- Utilize social media and online collaboration tools to tie learning to social development.
- Emphasize how the subject matter is going to solve problems that an adult learner regularly encounters.
- There must be a valid reason behind every eLearning course, module or educational activity.
APPLICATIONS ~ MAKER EDUCATOR PD:
- There is a need to explain the reasons specific things are being taught (e.g., certain commands, functions, operations, etc.), and they in turn can explain the practical applications & reasoning better to their learners.
- Instruction should be task-oriented instead of promoting memorization — learning activities should be in the context of common tasks to be performed by the others, and applied in Situ.
- Instruction should take into account the wide range of different backgrounds of learners; learning materials and activities should allow for different levels/types of previous experience with maker tools.
- Since adults are self-directed, instruction should allow learners to discover things and knowledge for themselves without depending on people. However, learners should be offered guidance and help when mistakes are made.
Transformative Learning Experiences
As our educational models are slowly shifting away from the traditional approaches of teacher-centered Behaviorism, and more towards learner-centered Constructivism, we are also seeing schools focusing more on Socio-Emotional learning across K12 environments, where we are teaching kids the skills they will need to collaborate and interact with others as they are solving the challenges of tomorrow.
Sociolinguistics provides a framework to emphasize the importance of language and social interaction on learning experiences, and suggests that authentic learning experiences (where the teacher or facilitator is able to scaffold learner activities to achieve the learning goals) provide a culturally responsive approach to education Learners are: discussing and confronting injustices and inequalities in society, learning ways to have these difficult conversations, and building an awareness of society — and this ignites passion, and connects them to the world outside of the classroom walls.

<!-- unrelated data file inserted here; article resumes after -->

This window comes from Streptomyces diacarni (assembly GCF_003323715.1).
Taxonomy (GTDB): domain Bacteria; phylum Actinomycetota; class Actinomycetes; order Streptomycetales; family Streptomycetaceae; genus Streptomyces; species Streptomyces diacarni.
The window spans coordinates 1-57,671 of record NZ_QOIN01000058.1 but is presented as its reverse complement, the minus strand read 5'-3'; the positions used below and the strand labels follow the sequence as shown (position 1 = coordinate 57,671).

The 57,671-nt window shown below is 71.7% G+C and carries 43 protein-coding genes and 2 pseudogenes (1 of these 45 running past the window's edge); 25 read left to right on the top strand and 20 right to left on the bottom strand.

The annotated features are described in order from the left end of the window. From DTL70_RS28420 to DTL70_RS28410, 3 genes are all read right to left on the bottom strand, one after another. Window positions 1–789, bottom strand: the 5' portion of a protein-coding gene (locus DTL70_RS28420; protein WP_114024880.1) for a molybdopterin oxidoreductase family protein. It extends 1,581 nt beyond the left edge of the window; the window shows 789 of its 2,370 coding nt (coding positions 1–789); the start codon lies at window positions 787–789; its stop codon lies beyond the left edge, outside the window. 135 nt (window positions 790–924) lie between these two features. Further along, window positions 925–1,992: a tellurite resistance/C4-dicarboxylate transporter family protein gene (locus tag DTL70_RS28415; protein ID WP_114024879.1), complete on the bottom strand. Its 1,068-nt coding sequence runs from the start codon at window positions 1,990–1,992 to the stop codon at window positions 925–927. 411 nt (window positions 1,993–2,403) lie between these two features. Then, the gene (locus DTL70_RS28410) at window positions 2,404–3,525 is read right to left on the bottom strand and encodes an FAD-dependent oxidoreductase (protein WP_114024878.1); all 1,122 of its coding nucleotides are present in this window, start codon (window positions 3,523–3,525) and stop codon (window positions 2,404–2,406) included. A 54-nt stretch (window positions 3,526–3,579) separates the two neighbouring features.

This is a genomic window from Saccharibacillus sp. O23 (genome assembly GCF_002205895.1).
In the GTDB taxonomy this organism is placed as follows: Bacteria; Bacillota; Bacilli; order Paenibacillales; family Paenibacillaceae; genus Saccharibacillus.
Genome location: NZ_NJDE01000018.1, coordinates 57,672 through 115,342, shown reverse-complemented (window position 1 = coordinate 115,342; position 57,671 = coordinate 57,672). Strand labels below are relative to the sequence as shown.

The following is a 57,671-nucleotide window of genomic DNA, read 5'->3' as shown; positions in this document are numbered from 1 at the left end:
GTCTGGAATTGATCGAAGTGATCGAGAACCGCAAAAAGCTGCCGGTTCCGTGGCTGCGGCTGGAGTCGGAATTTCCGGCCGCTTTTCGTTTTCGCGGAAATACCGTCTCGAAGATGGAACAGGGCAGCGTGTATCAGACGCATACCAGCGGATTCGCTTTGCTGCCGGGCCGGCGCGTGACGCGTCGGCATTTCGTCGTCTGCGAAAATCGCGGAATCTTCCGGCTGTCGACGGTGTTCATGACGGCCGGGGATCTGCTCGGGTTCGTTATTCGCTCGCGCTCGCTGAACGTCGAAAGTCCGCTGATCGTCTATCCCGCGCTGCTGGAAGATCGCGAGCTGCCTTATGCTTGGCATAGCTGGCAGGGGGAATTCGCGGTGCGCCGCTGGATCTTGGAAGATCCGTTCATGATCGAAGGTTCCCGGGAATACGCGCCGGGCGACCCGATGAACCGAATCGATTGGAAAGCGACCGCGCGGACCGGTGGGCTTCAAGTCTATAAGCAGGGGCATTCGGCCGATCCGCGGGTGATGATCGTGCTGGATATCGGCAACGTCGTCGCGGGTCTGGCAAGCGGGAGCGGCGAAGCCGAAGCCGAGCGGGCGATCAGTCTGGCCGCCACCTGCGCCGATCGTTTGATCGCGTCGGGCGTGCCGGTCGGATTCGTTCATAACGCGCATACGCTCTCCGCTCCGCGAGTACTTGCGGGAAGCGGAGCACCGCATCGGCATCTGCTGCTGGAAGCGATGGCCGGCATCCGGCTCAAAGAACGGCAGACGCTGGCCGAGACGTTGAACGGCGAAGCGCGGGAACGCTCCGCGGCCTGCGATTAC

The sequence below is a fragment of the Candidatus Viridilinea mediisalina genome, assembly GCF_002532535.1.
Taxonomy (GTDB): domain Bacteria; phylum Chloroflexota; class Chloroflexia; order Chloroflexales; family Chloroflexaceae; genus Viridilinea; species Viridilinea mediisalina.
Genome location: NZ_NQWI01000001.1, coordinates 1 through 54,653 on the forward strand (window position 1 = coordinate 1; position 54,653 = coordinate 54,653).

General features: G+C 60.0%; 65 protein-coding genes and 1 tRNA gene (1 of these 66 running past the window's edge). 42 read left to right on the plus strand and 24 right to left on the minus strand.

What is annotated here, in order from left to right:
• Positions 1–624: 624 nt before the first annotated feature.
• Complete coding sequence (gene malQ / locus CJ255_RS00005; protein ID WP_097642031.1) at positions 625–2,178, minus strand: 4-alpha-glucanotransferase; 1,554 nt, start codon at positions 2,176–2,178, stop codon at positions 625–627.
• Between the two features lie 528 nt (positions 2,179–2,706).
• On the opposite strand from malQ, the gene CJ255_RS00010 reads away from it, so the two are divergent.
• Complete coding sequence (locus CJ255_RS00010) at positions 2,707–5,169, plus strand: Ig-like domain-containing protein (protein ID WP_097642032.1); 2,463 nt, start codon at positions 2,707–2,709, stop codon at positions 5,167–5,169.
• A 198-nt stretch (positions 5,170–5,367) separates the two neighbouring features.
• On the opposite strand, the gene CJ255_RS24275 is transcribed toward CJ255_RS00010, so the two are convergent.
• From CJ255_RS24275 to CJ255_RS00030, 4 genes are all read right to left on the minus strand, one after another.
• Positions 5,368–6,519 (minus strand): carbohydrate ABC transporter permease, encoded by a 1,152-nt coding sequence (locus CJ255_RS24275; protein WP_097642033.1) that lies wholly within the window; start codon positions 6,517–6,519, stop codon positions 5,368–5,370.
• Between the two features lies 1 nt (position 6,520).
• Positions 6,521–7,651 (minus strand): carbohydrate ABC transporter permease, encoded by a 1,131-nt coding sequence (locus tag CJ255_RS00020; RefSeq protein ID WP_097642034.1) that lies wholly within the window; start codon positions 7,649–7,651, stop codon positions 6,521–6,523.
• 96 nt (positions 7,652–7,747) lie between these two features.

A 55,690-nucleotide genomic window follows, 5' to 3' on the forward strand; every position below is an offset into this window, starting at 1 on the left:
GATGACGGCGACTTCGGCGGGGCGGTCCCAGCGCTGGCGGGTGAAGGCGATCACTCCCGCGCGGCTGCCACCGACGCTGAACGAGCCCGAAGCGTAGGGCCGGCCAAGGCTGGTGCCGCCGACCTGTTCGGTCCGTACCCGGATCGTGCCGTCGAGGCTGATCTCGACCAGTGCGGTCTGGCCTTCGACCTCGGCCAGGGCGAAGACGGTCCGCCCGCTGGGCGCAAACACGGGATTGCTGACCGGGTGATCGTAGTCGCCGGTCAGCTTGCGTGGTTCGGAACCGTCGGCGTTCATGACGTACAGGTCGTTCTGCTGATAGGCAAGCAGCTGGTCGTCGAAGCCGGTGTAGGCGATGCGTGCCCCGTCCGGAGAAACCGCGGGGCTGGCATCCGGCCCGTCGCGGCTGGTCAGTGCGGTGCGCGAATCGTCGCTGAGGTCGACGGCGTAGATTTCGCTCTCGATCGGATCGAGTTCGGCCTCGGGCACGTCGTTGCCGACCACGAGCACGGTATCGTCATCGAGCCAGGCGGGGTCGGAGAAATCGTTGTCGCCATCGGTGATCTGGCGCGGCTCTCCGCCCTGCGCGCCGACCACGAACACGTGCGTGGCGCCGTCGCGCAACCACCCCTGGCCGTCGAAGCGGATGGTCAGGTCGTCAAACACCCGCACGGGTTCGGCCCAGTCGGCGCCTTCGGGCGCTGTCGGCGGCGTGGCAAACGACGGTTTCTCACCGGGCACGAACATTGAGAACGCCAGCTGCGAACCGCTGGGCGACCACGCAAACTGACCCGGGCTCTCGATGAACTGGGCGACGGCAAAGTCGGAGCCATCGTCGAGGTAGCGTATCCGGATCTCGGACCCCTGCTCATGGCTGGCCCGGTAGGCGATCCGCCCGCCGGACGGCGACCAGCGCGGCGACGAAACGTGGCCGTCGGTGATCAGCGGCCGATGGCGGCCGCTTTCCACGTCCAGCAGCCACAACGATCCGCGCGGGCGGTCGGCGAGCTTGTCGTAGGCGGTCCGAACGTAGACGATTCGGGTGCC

Information Processing Theory is a more modern approach to understanding learners and cognitive development, that moves beyond stimulus and response, and considers the development of the mind over time, as well as the processing of information as it is received by the brain. In this learning theory, the mind is analogous to a computer, and looks at working (short-term) memory akin to RAM, and long-term memory (a computer hard drive). This analogy of brain function also seeks to demystify the mental models that are formed as meaning is ascribed to the input of information. Thus it is all about information encoding and retrieval. This evolves the Cognitive Development theories of folks like Piaget, who looked at the development of the mind in stages. What is interesting about this area of study is that with the advent of such technologies as MRI, CAT Scans, and other mind-measuring technologies and interfaces, the brain is no longer the mysterious ‘black box’ of yesterday, and is now somewhat observable. This has helped build evidence towards, substantiate, and validate once controversial theories, such as Elizabeth Gould’s paradigm-shifting theory of Brain Plasticity — which has transformed the field of Cognitive Science.